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Local CPR training Directory
CPR Classes, American Heart CPR Training, Local CPR BLS class, Red Cross CPR, Find a CPR Class, CPR Certification
Approximately 1,000 people die every day in the United States because they suffered a cardiac arrest outside of the hospital. This websites main goal is to help educate the public about local CPR training classes in their area so we can all be prepared on how to perform effective CPR to help save lives.
Here are the facts:
CPR training companies: Please help add to our directory. We now offer a free basic listing for no charge,. Featured links are available for a nominal charge and have ownership rights to that geographical area. We feel the best way to learn CPR is through a qualified training center and that online courses do not give you the appropriate hands on experience. Therefore we do not allow online training websites to list there services here!
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What is CPR, ...
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|Date Added: 2012-02-07 18:46:34|
|Category: United States (USA)|
Important CPR Facts that Everyone Should Know
CPR can save a life. It is easy to learn CPR, and everyone should. However, the hard fact is about 70 percent of Americans may not be able to help during a cardiac emergency either due to their lack of training in CPR, or their training has lapsed significantly. Another statistic puts the situation in perspective. Nearly 80 percent of all cardiac emergencies occur at home. In other words, CPR is most likely to save the life of someone you love.
The first step in training for CPR is to not be afraid of a cardiac emergency. An effort to perform CPR can only help the situation. If you see an adult who has stopped breathing or is breathing abnormally and not responding, place a call to 911 and perform the CPR to revive the patient.
Why do you need CPR training?
Cardiac arrests are more common that most people would like to believe.
Each year almost 300,000 sudden cardiac arrests occur out-of-hospital, and about 80 percent of them occur at home.
Many of the victims do not have a known history of heart disease or other symptoms, and appear healthy.
Sudden cardiac arrest is different from a heart attack. Sudden cardiac arrest takes place when the heart’s electrical impulses become irregular, causing the heart to stop beating all of a sudden. A heart attack takes place when the blood supply to the heart muscle is interrupted partly. A heart attack may lead to a cardiac arrest.
Who are you likely to save with CPR?
Since 80 percent of all cardiac arrests occur at home, chances are that you can save the life of a loved one if you learn CPR. It could be a parent, a child, a spouse, or a friend. The risk of cardiac arrest among African-Americans is nearly twice that of Caucasians, and their survival rate is about half that of Caucasians.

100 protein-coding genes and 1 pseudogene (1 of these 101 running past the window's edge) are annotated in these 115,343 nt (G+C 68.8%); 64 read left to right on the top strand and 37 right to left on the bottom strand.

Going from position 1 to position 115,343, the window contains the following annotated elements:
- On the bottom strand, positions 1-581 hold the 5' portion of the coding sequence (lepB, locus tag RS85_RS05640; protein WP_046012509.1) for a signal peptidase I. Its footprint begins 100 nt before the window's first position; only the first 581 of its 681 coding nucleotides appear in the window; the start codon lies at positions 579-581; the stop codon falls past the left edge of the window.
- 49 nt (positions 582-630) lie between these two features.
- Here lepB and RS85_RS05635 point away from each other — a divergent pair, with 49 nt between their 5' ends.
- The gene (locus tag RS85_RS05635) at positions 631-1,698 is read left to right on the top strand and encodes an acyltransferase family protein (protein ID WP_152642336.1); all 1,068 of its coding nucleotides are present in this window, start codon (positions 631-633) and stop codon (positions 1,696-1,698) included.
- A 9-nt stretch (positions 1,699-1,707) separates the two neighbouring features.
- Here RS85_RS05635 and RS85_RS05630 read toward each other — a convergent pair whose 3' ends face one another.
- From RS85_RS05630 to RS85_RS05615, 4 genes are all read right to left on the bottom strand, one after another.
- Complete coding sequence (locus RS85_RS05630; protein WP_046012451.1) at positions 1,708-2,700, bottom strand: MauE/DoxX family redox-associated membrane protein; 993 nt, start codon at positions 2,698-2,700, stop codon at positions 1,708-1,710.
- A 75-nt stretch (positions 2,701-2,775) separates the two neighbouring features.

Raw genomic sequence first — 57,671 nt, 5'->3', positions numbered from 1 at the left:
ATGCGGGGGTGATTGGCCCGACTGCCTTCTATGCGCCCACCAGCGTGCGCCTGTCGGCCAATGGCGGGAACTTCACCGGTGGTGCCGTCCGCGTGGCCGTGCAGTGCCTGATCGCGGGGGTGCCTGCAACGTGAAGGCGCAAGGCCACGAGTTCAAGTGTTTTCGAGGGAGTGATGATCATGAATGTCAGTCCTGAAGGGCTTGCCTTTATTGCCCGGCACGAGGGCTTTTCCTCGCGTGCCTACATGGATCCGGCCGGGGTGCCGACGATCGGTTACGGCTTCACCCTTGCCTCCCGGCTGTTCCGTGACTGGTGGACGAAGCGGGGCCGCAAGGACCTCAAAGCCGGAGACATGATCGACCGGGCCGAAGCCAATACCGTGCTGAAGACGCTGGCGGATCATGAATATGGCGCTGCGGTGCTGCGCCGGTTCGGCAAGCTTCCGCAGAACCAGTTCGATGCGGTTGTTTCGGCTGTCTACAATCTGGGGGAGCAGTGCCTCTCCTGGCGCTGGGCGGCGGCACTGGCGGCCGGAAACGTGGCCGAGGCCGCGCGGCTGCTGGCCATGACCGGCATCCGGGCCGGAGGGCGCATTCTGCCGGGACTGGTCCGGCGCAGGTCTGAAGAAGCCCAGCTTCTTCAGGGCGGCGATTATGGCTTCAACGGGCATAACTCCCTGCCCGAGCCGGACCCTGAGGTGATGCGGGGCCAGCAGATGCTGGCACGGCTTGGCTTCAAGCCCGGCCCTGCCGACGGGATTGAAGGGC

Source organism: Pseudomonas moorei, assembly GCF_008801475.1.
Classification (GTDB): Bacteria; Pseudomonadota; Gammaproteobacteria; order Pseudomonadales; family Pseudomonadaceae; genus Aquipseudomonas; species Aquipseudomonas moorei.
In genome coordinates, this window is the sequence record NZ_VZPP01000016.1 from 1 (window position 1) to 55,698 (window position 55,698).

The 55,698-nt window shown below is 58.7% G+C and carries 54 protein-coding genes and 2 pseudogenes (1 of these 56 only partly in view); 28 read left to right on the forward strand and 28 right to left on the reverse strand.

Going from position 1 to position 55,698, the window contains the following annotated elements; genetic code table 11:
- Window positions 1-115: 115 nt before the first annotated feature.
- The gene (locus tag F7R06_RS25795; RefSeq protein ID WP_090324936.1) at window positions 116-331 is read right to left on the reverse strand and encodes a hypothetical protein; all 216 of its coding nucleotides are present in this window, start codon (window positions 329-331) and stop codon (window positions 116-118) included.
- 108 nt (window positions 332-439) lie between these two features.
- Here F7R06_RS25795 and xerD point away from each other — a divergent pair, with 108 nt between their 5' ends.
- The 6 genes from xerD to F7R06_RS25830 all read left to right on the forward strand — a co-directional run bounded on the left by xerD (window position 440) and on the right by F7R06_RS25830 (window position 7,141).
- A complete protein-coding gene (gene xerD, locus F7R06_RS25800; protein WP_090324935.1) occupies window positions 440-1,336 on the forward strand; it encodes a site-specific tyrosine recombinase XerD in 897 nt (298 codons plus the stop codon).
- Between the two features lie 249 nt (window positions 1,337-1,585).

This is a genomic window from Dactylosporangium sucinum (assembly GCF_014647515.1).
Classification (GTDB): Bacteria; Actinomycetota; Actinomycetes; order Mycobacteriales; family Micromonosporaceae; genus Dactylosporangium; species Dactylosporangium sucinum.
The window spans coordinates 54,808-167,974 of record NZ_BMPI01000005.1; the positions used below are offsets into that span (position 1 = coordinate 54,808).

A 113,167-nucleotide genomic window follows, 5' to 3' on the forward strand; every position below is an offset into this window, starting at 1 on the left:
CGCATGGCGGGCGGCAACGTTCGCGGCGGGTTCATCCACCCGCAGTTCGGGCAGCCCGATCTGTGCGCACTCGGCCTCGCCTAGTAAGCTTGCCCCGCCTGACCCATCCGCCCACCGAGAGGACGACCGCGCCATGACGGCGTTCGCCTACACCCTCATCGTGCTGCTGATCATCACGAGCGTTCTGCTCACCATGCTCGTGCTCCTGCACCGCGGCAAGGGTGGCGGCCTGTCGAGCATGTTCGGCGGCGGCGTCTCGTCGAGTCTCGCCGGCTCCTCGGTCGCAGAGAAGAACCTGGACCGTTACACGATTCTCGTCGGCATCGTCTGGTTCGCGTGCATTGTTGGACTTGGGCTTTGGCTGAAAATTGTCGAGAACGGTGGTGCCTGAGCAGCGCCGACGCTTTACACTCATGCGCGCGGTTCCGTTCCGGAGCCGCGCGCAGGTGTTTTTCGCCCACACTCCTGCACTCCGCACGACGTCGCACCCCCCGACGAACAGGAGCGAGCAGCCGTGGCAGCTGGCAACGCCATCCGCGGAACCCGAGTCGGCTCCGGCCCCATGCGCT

Why perform CPR?
An effective CPR provided by a bystander immediately after sudden cardiac arrest can improve the chances of the victim’s survival by two to three times. However, only about one-third of cardiac arrest victims receive CPR from a bystander. The survival rate of people who suffer a cardiac arrest outside the hospital is less than eight percent. More than 12 million Americans receive CPR training annually from the American Heart Association or others like the Red Cross.
A Brief History of CPR
The known history of CPR dates back to the 18th century. One of the first recorded instances regarding the medical recognition of CPR is linked with France in 1740, when the Paris Academy of Sciences made a formal recommendation of mouth to mouth resuscitation for victims of drowning. Nearly three decades after this recommendation, the Society for the Recovery of Drowned Persons was formed in 1767, which became the first organized endeavor to perform human resuscitation to save people from sudden and unexpected death.
Towards the end of the 19th century, the techniques to perform human resuscitation had come to include chest compressions. In 1891, the first ever documented external chest compression was performed on humans by Dr. Friedrich Maass. This was quickly followed in 1903 by the first successful use of chest compression in human resuscitation, which was reported by Dr. George Crile. The very next year, Dr. Crile performed the first American case of closed chest cardiac massage.
Half a century later, evidence emerged that expired air was enough to maintain the required oxygenation. This was proved by James Elam in 1954. The Red Cross started offering CPR training in the mid 1950's. In 1956, James Elam along with Peter Safar invented the technique of mouth-to-mouth resuscitation. The very next year the technique was adopted by the American military to revive victims of cardiac arrest. Cardio Pulmonary Resuscitation (CPR) was formally developed in 1960. It began with a program launched by the American Heart Association to acquaint doctors with closed chest cardiac resuscitation. The program eventually led to CPR training for the general public.
The CPR Committee of the American Heart Association came into being in 1963, which was led by Cardiologist Leonard Scherlis. The American Heart Association officially recommended CPR in the same year. An ad hoc CPR conference was convened in 1966 by the National Research Council of the National Academy of Sciences. The world’s first mass public training in CPR was held in 1972, which was conducted by Leonard Cobb over a period of two years.
A program to provide telephonic instructions in CPR was launched in Washington in 1981. The program made use of emergency dispatchers to deliver instant directions while the EMT personnel were on their way to the scene. Dispatcher-supported CPR is now the standard of care for dispatcher centers in America.